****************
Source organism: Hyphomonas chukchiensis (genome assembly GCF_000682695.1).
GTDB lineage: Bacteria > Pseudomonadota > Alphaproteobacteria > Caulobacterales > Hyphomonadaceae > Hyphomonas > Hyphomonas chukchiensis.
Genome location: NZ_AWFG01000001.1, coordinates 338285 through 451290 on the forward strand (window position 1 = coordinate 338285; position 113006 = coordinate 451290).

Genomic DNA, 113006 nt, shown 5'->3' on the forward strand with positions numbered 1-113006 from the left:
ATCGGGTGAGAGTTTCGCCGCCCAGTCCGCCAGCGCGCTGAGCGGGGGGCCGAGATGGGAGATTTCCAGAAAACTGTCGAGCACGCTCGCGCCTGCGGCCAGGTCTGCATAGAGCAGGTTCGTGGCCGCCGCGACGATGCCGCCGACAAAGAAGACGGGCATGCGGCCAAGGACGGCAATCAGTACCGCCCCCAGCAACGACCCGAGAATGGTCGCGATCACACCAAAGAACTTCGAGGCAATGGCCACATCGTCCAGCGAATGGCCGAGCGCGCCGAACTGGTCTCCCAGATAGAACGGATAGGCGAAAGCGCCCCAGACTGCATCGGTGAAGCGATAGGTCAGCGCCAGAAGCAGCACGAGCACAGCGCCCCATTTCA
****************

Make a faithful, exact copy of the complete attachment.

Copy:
Source organism: Hyphomonas chukchiensis (genome assembly GCF_000682695.1).
GTDB lineage: Bacteria > Pseudomonadota > Alphaproteobacteria > Caulobacterales > Hyphomonadaceae > Hyphomonas > Hyphomonas chukchiensis.
Genome location: NZ_AWFG01000001.1, coordinates 338285 through 451290 on the forward strand (window position 1 = coordinate 338285; position 113006 = coordinate 451290).

Genomic DNA, 113006 nt, shown 5'->3' on the forward strand with positions numbered 1-113006 from the left:
ATCGGGTGAGAGTTTCGCCGCCCAGTCCGCCAGCGCGCTGAGCGGGGGGCCGAGATGGGAGATTTCCAGAAAACTGTCGAGCACGCTCGCGCCTGCGGCCAGGTCTGCATAGAGCAGGTTCGTGGCCGCCGCGACGATGCCGCCGACAAAGAAGACGGGCATGCGGCCAAGGACGGCAATCAGTACCGCCCCCAGCAACGACCCGAGAATGGTCGCGATCACACCAAAGAACTTCGAGGCAATGGCCACATCGTCCAGCGAATGGCCGAGCGCGCCGAACTGGTCTCCCAGATAGAACGGATAGGCGAAAGCGCCCCAGACTGCATCGGTGAAGCGATAGGTCAGCGCCAGAAGCAGCACGAGCACAGCGCCCCATTTCA